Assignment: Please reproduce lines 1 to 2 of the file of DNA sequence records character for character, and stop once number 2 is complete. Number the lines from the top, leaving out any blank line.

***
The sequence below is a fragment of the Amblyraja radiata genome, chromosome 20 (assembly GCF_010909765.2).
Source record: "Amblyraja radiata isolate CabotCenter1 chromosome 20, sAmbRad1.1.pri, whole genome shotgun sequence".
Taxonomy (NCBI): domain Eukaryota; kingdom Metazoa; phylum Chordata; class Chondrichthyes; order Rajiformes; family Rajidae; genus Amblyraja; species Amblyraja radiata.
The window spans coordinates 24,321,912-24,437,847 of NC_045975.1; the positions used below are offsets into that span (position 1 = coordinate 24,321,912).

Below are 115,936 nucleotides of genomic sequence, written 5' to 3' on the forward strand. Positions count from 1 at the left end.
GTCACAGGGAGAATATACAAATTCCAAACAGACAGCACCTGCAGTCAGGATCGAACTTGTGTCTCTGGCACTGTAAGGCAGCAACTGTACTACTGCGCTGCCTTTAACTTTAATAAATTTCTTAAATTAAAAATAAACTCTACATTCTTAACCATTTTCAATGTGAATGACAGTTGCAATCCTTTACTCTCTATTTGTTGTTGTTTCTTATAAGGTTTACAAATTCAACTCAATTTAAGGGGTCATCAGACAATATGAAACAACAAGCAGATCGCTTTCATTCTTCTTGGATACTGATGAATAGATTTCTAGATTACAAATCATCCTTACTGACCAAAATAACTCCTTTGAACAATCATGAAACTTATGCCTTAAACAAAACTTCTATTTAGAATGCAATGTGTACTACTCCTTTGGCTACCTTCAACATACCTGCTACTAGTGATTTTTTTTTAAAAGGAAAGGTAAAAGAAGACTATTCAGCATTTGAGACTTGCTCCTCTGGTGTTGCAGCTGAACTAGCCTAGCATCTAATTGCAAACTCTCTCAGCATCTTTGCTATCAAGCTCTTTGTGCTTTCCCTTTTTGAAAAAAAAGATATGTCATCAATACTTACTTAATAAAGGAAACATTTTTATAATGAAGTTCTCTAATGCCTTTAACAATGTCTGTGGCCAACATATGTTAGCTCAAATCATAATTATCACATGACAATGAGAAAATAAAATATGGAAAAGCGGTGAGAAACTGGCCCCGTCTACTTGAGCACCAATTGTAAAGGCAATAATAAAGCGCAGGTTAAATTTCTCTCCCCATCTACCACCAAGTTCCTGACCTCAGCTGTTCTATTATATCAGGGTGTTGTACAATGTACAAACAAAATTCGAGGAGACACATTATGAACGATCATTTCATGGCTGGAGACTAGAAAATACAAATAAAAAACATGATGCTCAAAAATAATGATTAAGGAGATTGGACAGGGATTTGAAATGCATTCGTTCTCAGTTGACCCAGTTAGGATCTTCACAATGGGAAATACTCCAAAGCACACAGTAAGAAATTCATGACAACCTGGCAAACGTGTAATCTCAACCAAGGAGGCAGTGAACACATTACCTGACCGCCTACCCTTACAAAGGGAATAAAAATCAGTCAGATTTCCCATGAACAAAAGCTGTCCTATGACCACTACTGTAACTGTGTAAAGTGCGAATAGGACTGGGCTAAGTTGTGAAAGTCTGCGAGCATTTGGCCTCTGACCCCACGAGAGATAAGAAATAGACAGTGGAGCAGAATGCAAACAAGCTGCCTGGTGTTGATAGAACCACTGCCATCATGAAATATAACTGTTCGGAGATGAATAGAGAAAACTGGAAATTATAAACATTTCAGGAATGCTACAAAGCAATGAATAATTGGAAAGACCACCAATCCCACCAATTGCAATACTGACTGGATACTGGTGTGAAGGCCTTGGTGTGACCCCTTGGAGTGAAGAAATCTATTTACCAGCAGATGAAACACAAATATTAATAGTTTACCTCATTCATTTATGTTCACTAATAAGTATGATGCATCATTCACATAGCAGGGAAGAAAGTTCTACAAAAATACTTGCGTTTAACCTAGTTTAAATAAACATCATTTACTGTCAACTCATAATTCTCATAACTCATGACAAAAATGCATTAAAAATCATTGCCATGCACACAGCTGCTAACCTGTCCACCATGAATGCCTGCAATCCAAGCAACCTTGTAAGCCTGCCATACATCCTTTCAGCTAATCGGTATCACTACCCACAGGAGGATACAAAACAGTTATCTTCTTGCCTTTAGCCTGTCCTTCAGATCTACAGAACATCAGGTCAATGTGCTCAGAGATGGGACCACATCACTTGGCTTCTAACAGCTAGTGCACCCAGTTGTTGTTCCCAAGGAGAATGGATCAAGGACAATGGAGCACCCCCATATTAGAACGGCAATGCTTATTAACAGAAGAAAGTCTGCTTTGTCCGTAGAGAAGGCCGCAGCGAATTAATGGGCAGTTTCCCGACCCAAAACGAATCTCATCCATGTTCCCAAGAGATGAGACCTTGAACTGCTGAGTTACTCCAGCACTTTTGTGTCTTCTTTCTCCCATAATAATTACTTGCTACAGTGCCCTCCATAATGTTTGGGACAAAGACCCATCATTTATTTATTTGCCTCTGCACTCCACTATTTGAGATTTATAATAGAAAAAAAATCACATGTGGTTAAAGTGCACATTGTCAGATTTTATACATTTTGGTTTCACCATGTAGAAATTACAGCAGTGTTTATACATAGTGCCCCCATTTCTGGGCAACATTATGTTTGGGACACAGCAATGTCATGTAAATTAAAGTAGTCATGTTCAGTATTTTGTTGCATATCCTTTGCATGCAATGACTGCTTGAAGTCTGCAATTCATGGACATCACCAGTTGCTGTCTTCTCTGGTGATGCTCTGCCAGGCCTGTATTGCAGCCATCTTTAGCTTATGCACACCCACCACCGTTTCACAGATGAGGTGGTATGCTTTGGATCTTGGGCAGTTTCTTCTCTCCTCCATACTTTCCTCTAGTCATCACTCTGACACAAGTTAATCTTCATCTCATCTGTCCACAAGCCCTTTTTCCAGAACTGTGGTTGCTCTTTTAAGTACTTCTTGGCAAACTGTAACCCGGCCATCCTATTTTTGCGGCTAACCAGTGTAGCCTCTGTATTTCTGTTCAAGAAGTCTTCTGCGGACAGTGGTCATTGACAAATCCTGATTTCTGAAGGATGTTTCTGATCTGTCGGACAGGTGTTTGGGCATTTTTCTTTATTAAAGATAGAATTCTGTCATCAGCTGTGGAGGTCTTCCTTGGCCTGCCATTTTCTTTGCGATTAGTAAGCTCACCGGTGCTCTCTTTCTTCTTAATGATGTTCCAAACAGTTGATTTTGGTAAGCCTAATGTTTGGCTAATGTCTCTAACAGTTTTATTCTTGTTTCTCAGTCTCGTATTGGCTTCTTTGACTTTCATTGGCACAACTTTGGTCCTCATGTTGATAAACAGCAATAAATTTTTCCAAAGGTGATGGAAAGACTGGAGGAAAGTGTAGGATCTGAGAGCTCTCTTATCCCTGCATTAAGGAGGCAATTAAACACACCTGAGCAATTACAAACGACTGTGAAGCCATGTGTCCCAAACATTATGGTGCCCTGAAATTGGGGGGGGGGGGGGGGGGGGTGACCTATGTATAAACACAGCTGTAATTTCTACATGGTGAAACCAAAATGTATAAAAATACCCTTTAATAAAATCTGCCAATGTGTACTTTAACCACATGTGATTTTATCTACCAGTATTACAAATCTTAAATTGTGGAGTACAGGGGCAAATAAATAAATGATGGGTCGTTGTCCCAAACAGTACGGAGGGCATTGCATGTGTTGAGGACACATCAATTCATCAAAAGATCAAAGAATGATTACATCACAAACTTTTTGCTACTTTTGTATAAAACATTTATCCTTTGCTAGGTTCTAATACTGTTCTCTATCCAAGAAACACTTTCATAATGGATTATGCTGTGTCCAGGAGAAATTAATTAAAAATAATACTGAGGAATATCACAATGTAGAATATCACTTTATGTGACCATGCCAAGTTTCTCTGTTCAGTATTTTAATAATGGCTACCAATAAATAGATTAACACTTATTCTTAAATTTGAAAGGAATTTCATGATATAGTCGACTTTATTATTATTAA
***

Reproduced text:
The sequence below is a fragment of the Amblyraja radiata genome, chromosome 20 (assembly GCF_010909765.2).
Source record: "Amblyraja radiata isolate CabotCenter1 chromosome 20, sAmbRad1.1.pri, whole genome shotgun sequence".